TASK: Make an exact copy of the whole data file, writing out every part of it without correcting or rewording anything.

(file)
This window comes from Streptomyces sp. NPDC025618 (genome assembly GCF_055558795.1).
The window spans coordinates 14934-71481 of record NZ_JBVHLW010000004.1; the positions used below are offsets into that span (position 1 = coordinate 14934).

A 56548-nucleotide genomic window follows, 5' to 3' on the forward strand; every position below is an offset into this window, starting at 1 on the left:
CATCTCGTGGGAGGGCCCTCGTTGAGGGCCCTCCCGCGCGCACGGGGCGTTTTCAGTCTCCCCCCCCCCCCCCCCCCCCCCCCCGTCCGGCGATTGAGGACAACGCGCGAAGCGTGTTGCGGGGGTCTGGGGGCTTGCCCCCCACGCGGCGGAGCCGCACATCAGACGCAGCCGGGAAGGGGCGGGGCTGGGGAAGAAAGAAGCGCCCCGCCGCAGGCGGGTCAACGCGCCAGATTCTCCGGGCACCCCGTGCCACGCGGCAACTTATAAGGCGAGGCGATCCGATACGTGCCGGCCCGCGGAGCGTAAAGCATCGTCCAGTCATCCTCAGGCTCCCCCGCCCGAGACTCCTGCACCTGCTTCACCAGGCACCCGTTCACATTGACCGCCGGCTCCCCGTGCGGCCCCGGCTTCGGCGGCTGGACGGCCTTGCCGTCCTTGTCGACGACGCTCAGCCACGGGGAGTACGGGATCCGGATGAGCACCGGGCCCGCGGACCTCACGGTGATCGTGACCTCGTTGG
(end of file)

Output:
This window comes from Streptomyces sp. NPDC025618 (genome assembly GCF_055558795.1).
The window spans coordinates 14934-71481 of record NZ_JBVHLW010000004.1; the positions used below are offsets into that span (position 1 = coordinate 14934).

A 56548-nucleotide genomic window follows, 5' to 3' on the forward strand; every position below is an offset into this window, starting at 1 on the left:
CATCTCGTGGGAGGGCCCTCGTTGAGGGCCCTCCCGCGCGCACGGGGCGTTTTCAGTCTCCCCCCCCCCCCCCCCCCCCCCCCCGTCCGGCGATTGAGGACAACGCGCGAAGCGTGTTGCGGGGGTCTGGGGGCTTGCCCCCCACGCGGCGGAGCCGCACATCAGACGCAGCCGGGAAGGGGCGGGGCTGGGGAAGAAAGAAGCGCCCCGCCGCAGGCGGGTCAACGCGCCAGATTCTCCGGGCACCCCGTGCCACGCGGCAACTTATAAGGCGAGGCGATCCGATACGTGCCGGCCCGCGGAGCGTAAAGCATCGTCCAGTCATCCTCAGGCTCCCCCGCCCGAGACTCCTGCACCTGCTTCACCAGGCACCCGTTCACATTGACCGCCGGCTCCCCGTGCGGCCCCGGCTTCGGCGGCTGGACGGCCTTGCCGTCCTTGTCGACGACGCTCAGCCACGGGGAGTACGGGATCCGGATGAGCACCGGGCCCGCGGACCTCACGGTGATCGTGACCTCGTTGG